nano /etc/apt/sources.list

This will load the file up in a text editor called nano. Paste the following lines into the bottom

deb http:/ wheezy main deb-src http:/ wheezy main

and comment out the line at the top that starts with deb cdrom, i.e. insert a ‘#’ symbol at the beginning of the line.

Save and exit by pressing control+o then control+x.

Set the default repository to use:

echo APT::Default-Release "squeeze"\;>> /etc/apt/apt.conf

Then update the list of the available packages

apt-get update

There are some dependencies and other packages that we must install first

apt-get install avahi-daemon libnss-mdns

Select the default option for any questions asked.

Now install Netatalk, specifying the Wheezy/testing repository.

apt-get install netatalk libc6-dev -t wheezy

This will install the testing version of netatalk and a load of required dependencies.

Netatalk Configuration

Now we need to tell Netatalk to share the volume we created and mounted earlier. Type the following at the command prompt. Make sure it is entered as one line.

echo /mnt/MyTimeCapsuleData MyTimeCapsule allow:tmuser cnidscheme:dbd options:tm>> /etc/netatalk/AppleVolumes.default

That’s it!

Avahi Configuration

Now we must configure Avahi so it knows which services it should advertise.

We need to edit a file now, so type in the following:

nano /etc/nsswitch.conf

Use the cursor keys to navigate down to the line that looks like this:

hosts: files mdns4_minimal [NOTFOUND=return] dns mdns4 

and add ‘mdns’ at the end

Press control+o to save and then control+x to exit

Now we have to create the file that tells Avahi that our machine offers an AFP service (which happens to be a Time Capsule).

nano /etc/avahi/services/afpd.service

And then paste in the following

<?xml version="1.0" standalone='no'?><!--*-nxml-*-->
<!DOCTYPE service-group SYSTEM "avahi-service.dtd">
<name replace-wildcards="yes">%h</name>
</service> </service-group> 

Note how we specify the txt-record to be TimeCapsule, so that we get the correct icon.

Again press control+o and control+x.

Now restart Netatalk and Avahi.

/etc/init.d/netatalk restart
/etc/init.d/avahi-daemon restart

Now check that your DIY Time Capsule is working. With a little luck, if you go back to your MacOS X machine in your side bar you will see a network machine called MyTimeCapsule with a little Time Capsule icon.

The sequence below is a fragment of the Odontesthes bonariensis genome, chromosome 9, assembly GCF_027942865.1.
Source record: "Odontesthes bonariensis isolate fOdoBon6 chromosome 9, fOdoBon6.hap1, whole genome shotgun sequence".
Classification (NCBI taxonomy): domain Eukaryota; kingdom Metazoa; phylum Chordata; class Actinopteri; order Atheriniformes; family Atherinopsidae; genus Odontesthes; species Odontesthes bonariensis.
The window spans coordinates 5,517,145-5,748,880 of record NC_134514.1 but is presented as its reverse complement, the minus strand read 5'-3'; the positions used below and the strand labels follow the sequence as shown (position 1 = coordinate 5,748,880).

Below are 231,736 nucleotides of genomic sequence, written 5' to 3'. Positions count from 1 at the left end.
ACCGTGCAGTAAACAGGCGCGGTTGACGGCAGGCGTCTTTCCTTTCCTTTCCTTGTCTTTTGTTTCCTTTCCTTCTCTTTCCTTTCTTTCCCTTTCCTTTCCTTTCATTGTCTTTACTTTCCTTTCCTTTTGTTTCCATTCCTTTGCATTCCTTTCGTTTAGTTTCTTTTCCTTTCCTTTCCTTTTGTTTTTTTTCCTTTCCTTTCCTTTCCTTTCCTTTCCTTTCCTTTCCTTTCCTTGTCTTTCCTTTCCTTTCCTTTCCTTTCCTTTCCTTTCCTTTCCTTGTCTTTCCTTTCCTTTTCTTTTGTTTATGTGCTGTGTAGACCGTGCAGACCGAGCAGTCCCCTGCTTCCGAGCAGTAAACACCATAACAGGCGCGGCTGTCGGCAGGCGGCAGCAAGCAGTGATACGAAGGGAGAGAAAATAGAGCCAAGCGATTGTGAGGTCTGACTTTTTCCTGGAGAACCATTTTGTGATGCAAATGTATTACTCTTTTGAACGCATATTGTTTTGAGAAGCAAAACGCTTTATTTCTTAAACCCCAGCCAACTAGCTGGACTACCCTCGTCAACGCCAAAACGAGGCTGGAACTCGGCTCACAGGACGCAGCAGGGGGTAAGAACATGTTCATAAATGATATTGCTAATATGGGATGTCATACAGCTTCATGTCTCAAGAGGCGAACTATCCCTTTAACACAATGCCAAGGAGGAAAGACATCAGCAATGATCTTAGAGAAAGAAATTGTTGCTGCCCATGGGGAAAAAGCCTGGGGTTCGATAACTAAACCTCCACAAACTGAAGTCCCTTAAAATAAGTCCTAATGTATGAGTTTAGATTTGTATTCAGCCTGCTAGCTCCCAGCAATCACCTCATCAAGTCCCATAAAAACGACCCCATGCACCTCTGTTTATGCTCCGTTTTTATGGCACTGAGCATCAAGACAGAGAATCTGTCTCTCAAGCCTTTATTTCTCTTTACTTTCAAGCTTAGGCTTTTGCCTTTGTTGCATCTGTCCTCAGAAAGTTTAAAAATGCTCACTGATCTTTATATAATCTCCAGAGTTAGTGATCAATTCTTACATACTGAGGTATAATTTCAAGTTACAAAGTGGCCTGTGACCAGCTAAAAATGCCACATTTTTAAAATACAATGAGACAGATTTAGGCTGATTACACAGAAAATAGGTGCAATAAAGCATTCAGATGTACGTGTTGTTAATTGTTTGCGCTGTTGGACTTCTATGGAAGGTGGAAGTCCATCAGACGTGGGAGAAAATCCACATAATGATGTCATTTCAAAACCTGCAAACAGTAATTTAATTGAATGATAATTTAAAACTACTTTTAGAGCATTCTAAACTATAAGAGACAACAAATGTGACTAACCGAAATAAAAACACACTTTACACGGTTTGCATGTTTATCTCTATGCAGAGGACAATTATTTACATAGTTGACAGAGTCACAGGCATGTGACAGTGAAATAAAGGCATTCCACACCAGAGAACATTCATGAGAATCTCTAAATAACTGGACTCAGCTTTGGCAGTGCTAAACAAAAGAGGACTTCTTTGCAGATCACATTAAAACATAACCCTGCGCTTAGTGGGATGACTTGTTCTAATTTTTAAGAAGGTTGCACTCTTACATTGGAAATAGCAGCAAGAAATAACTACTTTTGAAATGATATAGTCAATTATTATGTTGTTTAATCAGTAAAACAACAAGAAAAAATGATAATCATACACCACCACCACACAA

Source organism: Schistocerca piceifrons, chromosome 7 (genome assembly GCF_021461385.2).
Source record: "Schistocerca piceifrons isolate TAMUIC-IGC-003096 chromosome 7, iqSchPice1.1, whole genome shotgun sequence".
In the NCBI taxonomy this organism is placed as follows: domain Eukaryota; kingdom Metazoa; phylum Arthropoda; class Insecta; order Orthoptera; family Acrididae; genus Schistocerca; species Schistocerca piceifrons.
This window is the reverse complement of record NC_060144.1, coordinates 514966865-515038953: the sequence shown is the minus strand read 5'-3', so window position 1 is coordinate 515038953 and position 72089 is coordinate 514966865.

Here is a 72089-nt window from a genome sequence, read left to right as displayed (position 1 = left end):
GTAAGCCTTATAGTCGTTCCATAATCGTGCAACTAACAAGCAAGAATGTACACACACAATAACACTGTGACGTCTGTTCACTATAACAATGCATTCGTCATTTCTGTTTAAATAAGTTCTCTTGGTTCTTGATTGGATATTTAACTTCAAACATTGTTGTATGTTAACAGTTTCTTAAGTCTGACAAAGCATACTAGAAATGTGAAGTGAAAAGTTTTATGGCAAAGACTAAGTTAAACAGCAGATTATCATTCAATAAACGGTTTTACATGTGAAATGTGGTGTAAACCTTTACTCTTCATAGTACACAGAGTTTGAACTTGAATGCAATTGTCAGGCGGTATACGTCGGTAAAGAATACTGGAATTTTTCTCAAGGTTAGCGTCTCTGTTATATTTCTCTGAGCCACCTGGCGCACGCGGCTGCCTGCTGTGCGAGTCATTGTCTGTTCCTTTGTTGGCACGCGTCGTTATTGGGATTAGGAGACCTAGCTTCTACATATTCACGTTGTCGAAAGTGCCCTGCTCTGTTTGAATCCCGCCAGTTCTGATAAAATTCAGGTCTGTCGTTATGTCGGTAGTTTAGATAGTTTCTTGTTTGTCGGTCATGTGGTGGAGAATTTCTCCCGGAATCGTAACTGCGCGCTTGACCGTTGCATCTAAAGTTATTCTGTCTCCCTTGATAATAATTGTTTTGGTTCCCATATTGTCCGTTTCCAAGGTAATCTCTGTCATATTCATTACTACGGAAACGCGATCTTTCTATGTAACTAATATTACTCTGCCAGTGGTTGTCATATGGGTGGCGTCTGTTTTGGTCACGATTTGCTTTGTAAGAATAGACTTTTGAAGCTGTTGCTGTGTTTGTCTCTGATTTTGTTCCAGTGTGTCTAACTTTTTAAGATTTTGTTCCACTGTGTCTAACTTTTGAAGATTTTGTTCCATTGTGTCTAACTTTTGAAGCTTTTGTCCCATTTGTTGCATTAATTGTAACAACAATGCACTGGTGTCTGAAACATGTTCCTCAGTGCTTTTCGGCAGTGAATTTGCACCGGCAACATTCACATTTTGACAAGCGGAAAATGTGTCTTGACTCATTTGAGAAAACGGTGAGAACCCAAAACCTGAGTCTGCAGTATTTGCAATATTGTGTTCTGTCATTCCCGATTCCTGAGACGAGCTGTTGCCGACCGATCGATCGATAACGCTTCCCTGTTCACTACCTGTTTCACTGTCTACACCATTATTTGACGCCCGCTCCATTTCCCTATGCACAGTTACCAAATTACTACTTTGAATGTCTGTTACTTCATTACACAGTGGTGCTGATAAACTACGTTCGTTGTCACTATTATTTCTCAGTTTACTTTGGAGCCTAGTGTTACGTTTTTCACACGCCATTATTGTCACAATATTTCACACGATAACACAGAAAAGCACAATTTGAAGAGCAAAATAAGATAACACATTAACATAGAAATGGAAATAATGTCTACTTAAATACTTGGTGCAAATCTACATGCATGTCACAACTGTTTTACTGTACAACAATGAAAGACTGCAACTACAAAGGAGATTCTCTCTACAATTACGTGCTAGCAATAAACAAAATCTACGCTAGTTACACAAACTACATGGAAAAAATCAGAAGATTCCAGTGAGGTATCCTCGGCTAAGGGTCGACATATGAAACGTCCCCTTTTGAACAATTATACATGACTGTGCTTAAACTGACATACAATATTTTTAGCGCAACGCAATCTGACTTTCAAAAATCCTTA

If you go into Time Machine, you should now be able to select the virtual machine.


I’m going to do a bit of cleanup of this virtual machine to reduce the size for downloading. This will remove different languages, manual pages and packages that we won’t need.

This section is entirely optional. Type or copy/paste the following,

apt-get install localepurge deborphan debfoster

This next one all goes on one line:

apt-get remove –purge manpages manpages-dev vim-common vim-tiny traceroute man-db gcc-4.3 cpp-4.3 info eject tasksel tasksel-data xfonts-base xserver-xorg nfs-common exim4 rpcbind debian-faq doc-debian doc-linux-text ftp

Then a few more lines:

deborphan | xargs apt-get -y remove --purge
rm -rf /usr/share/doc/
rm -rf /usr/share/doc-base/
rm -rf /usr/share/man/
rm -fr /var/lib/apt/lists/*

I also removed SSH (via the VirtualBox window) since we won’t need it anymore. Leaving it installed is a bit of a security risk, because I just know that some people won’t change the password!

apt-get remove openssh-server --purge
apt-get autoremove --purge; apt-get clean all

At this point my Debian installation is using 350 MB.

Now if we ‘zero out’ the free space on the disk, it will compact and compress better:

dd if=/dev/zero of=TEMP bs=1M; rm TEMP

Now we have finished creating the appliance, so shut it down with the command

shutdown --hP now

Once it has shut down, I am going to compact the virtual disks.

In the Windows command line on the host type in:

vboxmanage modifyhd MyTimeCapsule.vdi --compact vboxmanage modifyhd MyTimeCapsuleData.vdi --compact

Create a Downloadable Appliance

Now make an appliance by selecting File: Export Appliance, which will result in a compressed .ova file that you can load into VirtualBox, as shown in Part 1.

It is interesting to note that the export actually creates .vmdk disks (the VMware format) instead of .vdi because the .ova format was created by VMware. However, it doesn’t really affect the outcome of this article.

I hope you enjoy your new Time Machine backup server.